Did the EPA Cause the Animas River Spill?

The Animas River changed color and was closed to human access after a wastewater leak.

  • Published 10 August 2015


A spill by the Environmental Protection Agency rendered the normally pristine blue Animas River a terrifying mustard yellow.


On 5 August 2015, a wastewater leak out of an old mining site near Silverton, Colorado, affected the Animas River. According to the New York Times, the Environmental Protection Agency (EPA) was investigating reports of a leak at the mine when a plug blew and flooded a nearby tributary:

The Environmental Protection Agency caused the spill on Wednesday while it was investigating a leak at the Gold King Mine. The wastewater flowed into Cement Creek, a tributary of the Animas River in southwestern Colorado, and snaked through the river toward New Mexico.

E.P.A. officials confirmed the leak contained heavy metals, including lead and arsenic, but said it was too early to know whether there was a health risk to humans or animals. The river was closed for recreational and other uses, but officials said water sources should be safe.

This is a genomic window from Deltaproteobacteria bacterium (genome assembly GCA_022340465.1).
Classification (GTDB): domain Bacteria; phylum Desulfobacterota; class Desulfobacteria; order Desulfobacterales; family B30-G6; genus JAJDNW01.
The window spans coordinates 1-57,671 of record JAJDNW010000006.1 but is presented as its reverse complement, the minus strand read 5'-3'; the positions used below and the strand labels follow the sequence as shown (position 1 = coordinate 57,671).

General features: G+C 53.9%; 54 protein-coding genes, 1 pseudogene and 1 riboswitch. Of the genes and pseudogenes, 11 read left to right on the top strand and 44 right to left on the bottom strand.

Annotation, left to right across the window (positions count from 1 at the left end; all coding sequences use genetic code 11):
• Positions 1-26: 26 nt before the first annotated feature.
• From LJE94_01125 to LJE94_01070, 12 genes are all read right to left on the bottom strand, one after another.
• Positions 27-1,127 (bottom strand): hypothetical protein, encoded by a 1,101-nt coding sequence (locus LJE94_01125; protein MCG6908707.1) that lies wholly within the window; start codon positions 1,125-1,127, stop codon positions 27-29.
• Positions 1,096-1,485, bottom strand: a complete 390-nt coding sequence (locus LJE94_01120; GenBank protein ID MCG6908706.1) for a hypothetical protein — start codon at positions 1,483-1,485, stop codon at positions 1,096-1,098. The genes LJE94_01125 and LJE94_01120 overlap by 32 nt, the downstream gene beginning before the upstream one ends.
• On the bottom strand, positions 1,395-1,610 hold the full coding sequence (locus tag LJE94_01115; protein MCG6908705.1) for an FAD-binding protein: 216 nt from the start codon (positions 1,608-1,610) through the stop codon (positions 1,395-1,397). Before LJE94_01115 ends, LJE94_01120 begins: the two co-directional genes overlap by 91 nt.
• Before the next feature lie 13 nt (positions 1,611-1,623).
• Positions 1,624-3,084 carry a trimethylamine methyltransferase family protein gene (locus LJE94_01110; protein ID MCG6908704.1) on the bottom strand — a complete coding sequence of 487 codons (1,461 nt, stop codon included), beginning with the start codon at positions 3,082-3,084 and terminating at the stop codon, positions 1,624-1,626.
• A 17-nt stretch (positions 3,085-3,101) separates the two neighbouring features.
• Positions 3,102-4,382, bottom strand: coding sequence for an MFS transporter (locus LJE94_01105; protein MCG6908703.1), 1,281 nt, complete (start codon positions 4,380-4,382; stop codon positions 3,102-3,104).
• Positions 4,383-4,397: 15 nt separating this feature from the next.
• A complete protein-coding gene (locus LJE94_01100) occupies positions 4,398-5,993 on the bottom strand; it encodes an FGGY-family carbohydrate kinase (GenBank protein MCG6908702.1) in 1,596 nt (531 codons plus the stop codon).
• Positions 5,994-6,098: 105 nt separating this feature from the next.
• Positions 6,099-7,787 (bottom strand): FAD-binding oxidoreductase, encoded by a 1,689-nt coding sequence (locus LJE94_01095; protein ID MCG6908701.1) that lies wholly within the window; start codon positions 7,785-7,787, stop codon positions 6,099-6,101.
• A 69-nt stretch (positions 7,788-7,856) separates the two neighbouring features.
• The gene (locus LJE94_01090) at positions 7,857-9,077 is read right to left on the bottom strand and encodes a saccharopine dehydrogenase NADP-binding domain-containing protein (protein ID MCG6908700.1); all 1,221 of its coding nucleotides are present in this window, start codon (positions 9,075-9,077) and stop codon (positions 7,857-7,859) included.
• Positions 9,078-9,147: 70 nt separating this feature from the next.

“The orange color is alarming to people, but that is not an indication in any way of a health risk,” said Joan Card, an official with Region 8 of the E.P.A. Testing is ongoing, she said.

Reaction on social media featured images of the Animas River in the days after the incident:

On 6 August, Dave Ostrander, the EPA’s regional director of emergency preparedness assessment and response, said:

“We are very sorry for what happened. This is a huge tragedy. It’s hard being on the other side of this. Typically we respond to emergencies; we don’t cause them. … It’s something we sincerely regret.”

The Animas River remained closed at the time to human access pending further tests.

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